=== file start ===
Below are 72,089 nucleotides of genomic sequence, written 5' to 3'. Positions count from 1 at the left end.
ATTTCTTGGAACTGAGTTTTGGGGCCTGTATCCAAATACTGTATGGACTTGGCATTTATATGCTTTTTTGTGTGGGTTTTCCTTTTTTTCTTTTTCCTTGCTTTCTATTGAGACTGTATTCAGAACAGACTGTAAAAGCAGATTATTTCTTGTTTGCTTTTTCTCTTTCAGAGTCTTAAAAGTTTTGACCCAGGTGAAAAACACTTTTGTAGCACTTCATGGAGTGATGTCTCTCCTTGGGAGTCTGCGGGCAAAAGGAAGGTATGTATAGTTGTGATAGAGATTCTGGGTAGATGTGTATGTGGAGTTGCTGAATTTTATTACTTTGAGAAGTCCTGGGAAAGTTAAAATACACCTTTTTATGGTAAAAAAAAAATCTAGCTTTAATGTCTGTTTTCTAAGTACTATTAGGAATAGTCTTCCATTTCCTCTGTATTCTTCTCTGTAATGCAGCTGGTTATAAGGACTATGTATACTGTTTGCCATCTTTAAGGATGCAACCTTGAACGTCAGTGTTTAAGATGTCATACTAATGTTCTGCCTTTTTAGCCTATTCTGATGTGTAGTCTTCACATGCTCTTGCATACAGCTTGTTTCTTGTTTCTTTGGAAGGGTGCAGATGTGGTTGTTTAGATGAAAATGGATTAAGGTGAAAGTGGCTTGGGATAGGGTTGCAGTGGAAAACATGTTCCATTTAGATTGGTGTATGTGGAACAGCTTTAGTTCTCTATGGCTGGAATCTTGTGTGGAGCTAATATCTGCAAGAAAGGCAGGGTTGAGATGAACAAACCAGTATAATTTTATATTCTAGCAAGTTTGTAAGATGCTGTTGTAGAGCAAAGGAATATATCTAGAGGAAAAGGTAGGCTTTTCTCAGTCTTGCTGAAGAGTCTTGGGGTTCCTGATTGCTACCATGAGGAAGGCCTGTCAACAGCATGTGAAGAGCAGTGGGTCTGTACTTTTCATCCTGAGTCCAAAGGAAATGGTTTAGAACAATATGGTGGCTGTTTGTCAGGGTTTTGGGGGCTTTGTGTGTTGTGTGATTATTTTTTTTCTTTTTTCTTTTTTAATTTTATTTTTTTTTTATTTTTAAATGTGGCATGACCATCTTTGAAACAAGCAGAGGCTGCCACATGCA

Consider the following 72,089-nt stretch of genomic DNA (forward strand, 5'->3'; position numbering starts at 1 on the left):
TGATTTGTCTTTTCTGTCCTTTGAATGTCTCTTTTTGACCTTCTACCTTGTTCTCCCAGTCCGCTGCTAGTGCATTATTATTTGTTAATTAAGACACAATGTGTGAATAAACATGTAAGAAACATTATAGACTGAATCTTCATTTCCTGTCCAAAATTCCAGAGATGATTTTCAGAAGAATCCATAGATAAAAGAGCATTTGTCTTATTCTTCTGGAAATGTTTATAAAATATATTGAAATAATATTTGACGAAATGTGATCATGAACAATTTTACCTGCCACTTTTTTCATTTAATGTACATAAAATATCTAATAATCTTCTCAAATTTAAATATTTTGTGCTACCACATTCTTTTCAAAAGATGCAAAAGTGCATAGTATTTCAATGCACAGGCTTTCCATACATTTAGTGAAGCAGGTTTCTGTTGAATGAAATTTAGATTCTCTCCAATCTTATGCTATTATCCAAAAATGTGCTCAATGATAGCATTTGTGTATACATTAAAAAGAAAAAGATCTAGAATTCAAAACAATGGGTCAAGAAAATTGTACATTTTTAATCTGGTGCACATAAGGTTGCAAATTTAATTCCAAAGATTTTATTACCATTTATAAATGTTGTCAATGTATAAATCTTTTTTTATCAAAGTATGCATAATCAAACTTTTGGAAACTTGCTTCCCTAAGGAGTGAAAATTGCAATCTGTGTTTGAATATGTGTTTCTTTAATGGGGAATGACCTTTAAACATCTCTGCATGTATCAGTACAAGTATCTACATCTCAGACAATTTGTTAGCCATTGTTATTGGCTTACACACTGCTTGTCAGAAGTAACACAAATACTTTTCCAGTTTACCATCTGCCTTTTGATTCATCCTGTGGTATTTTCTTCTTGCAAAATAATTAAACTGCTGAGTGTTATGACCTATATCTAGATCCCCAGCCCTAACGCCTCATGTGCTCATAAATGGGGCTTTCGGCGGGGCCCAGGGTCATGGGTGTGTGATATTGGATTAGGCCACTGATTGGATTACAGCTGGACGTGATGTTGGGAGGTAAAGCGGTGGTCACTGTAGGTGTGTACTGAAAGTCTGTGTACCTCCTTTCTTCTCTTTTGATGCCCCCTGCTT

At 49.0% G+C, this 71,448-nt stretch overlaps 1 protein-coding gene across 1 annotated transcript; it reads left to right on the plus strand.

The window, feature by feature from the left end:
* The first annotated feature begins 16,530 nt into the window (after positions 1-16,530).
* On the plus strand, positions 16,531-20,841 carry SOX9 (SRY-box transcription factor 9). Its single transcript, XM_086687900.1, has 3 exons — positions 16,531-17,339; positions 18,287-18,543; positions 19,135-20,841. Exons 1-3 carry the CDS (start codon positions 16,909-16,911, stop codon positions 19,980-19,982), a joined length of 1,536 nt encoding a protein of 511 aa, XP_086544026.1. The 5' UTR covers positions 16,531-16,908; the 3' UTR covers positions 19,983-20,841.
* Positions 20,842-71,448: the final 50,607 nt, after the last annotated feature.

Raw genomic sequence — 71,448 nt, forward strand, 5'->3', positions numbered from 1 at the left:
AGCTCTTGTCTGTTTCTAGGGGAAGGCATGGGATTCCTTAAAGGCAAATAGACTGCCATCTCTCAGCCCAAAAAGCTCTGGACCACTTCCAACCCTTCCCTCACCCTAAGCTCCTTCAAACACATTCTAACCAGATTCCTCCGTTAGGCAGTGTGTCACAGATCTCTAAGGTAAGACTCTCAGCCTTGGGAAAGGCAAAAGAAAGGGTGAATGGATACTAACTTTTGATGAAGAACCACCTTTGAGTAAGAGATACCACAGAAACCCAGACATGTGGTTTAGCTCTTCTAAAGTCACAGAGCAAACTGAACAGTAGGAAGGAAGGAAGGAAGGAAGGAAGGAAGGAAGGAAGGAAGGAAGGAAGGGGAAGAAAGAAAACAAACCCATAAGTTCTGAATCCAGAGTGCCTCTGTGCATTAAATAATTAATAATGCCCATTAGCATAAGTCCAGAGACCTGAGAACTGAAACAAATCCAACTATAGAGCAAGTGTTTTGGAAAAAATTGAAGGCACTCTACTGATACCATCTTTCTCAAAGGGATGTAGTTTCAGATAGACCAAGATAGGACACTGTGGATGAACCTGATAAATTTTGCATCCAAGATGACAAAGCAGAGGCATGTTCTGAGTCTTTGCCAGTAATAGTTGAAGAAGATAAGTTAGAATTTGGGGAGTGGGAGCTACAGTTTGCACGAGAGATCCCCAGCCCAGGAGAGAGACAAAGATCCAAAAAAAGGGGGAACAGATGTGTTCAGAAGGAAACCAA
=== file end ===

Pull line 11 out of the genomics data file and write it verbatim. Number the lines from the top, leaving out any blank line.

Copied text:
AGCTCTTGTCTGTTTCTAGGGGAAGGCATGGGATTCCTTAAAGGCAAATAGACTGCCATCTCTCAGCCCAAAAAGCTCTGGACCACTTCCAACCCTTCCCTCACCCTAAGCTCCTTCAAACACATTCTAACCAGATTCCTCCGTTAGGCAGTGTGTCACAGATCTCTAAGGTAAGACTCTCAGCCTTGGGAAAGGCAAAAGAAAGGGTGAATGGATACTAACTTTTGATGAAGAACCACCTTTGAGTAAGAGATACCACAGAAACCCAGACATGTGGTTTAGCTCTTCTAAAGTCACAGAGCAAACTGAACAGTAGGAAGGAAGGAAGGAAGGAAGGAAGGAAGGAAGGAAGGAAGGAAGGAAGGGGAAGAAAGAAAACAAACCCATAAGTTCTGAATCCAGAGTGCCTCTGTGCATTAAATAATTAATAATGCCCATTAGCATAAGTCCAGAGACCTGAGAACTGAAACAAATCCAACTATAGAGCAAGTGTTTTGGAAAAAATTGAAGGCACTCTACTGATACCATCTTTCTCAAAGGGATGTAGTTTCAGATAGACCAAGATAGGACACTGTGGATGAACCTGATAAATTTTGCATCCAAGATGACAAAGCAGAGGCATGTTCTGAGTCTTTGCCAGTAATAGTTGAAGAAGATAAGTTAGAATTTGGGGAGTGGGAGCTACAGTTTGCACGAGAGATCCCCAGCCCAGGAGAGAGACAAAGATCCAAAAAAAGGGGGAACAGATGTGTTCAGAAGGAAACCAA